Hmm, interesting. 34MB is much better than 160MB, but it is still a long way from 9.9MB. (After a superficial look at the resulting files I concluded that only the A-PDF compressed file lost quality. What happened with this file is that on some page in some line containing a mathematical formula, the top of the letters got chopped.)

Free, open source solutions

Becoming desperate, I continued hunting for better solutions. Searching around, I have found iText, which is an open source, free Java library supporting all kinds of manipulations of Pdf files. I have figured that it "uses" Jbig2, but it was not clear if it uses it for compression or just knows how to handle the encoding. So, here I go, I wrote a java program opening a pdf file and then writing it out in "compressed" mode. Hmm, this few lines of coding allowed me to create a file of size 26MB, smaller than what I could ever get previously. Exciting! Unfortunately, opening the file revealed the `secret': Quality was gone. The file looked to be seriously downsampled (i.e., the resolution was decreased). Not good.

Then I have found pdfsizeopt on google code, which aims exactly at compressing the size of pdf files! The Holy Grail? Well, installing pdfsizeopt on my mac was far from easy (I use a Mac, which also runs Windows; quite handy as some of the above software runs only under Windows..). However, finally, I was able to run pdfsizeopt. Unfortunately, it seems to crash, without even looking at my pdf file (I hope the bug will be corrected soon and then I can report results using it). Along the way, I had to install jbig2enc. For this, I just had to install leptonica (version 1.62, not the latest one), which is really the part that is doing the image processing part of the process. JBig2Enc expects a tif file and produces "pdf" ready output (every page is put in a separate file), which can be concatenated into a single pdf file by a python script provided. Having jbig2enc on my system, I gave it a shot. I first used ddjvu to transform the input to a tif file (using the command line option, "-quality=75", resulting in a file of size 1GB). Then I used the jbig2 encoded with the command line arguments "-p -s". The result is this:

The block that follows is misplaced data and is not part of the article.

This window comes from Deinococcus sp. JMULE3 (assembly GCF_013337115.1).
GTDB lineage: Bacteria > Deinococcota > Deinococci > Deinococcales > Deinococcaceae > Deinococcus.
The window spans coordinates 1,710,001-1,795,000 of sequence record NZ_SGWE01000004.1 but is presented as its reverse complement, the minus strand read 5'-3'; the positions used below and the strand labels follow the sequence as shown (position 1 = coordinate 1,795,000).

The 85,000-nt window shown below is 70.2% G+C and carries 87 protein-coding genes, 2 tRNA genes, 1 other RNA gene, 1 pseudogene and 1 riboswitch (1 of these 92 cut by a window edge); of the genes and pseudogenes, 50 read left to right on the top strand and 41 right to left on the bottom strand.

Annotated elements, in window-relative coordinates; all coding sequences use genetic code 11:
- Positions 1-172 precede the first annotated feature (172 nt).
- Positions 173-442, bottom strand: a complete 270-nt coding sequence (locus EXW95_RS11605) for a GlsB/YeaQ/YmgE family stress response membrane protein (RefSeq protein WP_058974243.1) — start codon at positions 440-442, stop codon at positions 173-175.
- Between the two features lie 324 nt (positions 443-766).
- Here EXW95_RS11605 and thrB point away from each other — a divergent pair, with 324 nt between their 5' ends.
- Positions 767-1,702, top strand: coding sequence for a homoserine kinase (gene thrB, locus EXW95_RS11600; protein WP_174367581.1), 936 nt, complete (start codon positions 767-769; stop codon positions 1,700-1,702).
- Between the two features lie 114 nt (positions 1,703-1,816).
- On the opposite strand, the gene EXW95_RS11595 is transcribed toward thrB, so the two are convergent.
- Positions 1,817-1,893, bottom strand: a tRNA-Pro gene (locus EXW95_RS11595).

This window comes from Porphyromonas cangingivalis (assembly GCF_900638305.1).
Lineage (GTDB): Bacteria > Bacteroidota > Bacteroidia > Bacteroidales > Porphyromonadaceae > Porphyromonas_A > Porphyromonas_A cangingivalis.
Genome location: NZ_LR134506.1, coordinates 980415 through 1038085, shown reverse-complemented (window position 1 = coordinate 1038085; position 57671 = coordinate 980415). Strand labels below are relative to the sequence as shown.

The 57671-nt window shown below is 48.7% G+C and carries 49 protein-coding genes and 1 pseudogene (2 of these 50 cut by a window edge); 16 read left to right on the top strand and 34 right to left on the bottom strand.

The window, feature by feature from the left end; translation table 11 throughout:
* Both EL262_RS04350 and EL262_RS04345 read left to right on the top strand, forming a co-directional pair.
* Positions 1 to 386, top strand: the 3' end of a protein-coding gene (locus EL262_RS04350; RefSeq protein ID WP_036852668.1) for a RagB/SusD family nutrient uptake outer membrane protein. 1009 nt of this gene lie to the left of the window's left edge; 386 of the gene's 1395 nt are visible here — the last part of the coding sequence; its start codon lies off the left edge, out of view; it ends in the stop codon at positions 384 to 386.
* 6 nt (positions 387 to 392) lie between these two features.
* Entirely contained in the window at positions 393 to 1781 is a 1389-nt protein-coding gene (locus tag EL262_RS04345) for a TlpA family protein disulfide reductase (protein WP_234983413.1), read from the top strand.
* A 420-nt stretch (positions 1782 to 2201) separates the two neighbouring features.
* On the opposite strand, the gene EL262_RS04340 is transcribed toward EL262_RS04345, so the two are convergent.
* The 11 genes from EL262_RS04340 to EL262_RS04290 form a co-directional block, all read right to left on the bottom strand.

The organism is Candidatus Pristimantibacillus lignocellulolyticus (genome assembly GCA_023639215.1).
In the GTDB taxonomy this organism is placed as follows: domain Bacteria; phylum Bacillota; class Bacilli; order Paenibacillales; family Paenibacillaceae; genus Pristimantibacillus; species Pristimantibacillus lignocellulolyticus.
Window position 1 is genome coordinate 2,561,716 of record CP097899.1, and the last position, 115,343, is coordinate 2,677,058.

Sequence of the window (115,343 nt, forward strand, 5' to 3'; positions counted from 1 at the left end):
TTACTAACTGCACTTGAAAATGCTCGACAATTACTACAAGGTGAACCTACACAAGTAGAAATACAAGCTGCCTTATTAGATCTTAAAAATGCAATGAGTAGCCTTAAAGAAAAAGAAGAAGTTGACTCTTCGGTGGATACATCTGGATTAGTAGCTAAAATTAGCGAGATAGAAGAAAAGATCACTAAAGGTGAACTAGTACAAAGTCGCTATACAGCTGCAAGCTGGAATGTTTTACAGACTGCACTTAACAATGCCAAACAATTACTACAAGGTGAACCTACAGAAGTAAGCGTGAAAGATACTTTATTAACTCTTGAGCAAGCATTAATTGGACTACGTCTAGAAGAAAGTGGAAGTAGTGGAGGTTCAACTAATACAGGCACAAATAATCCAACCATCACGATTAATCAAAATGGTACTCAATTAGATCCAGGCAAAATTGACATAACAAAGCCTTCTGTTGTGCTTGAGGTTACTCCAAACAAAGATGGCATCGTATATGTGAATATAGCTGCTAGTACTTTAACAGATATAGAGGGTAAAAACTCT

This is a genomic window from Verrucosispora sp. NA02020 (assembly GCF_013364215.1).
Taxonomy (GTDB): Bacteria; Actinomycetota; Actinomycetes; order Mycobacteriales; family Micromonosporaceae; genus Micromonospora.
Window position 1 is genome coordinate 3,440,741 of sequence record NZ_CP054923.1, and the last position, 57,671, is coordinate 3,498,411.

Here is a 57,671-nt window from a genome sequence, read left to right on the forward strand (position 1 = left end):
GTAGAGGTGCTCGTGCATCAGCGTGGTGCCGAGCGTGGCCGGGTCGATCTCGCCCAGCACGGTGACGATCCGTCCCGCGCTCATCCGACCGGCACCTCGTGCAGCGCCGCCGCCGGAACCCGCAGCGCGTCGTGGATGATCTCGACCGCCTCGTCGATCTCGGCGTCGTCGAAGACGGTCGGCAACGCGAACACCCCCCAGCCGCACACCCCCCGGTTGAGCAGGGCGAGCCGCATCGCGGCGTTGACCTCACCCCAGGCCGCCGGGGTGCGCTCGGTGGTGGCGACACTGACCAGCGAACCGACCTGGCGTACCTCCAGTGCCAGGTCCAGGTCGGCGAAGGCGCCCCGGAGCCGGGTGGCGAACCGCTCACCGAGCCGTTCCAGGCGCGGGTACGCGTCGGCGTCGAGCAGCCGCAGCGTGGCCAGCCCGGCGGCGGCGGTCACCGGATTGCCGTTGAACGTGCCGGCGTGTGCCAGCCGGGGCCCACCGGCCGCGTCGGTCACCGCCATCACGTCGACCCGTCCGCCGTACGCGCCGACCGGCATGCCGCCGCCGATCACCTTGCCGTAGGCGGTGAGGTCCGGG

jbig2enc: 3.8MB

Wow!! Opening the file revealed a dirty little secret: Color images are gone, as well as the quality of some halftoned gray-scale images got degraded. However, line drawings were kept nicely and, in general, the quality was good (comparable to the original djvu file). Conversion to tif took 5 minutes, conversion from tif to jbig2 took ca. 4 minutes, altogether making the whole process take close to 10 minutes. (Other solutions were not faster at all either. And the tests were run on a resourceful MacBook Pro.)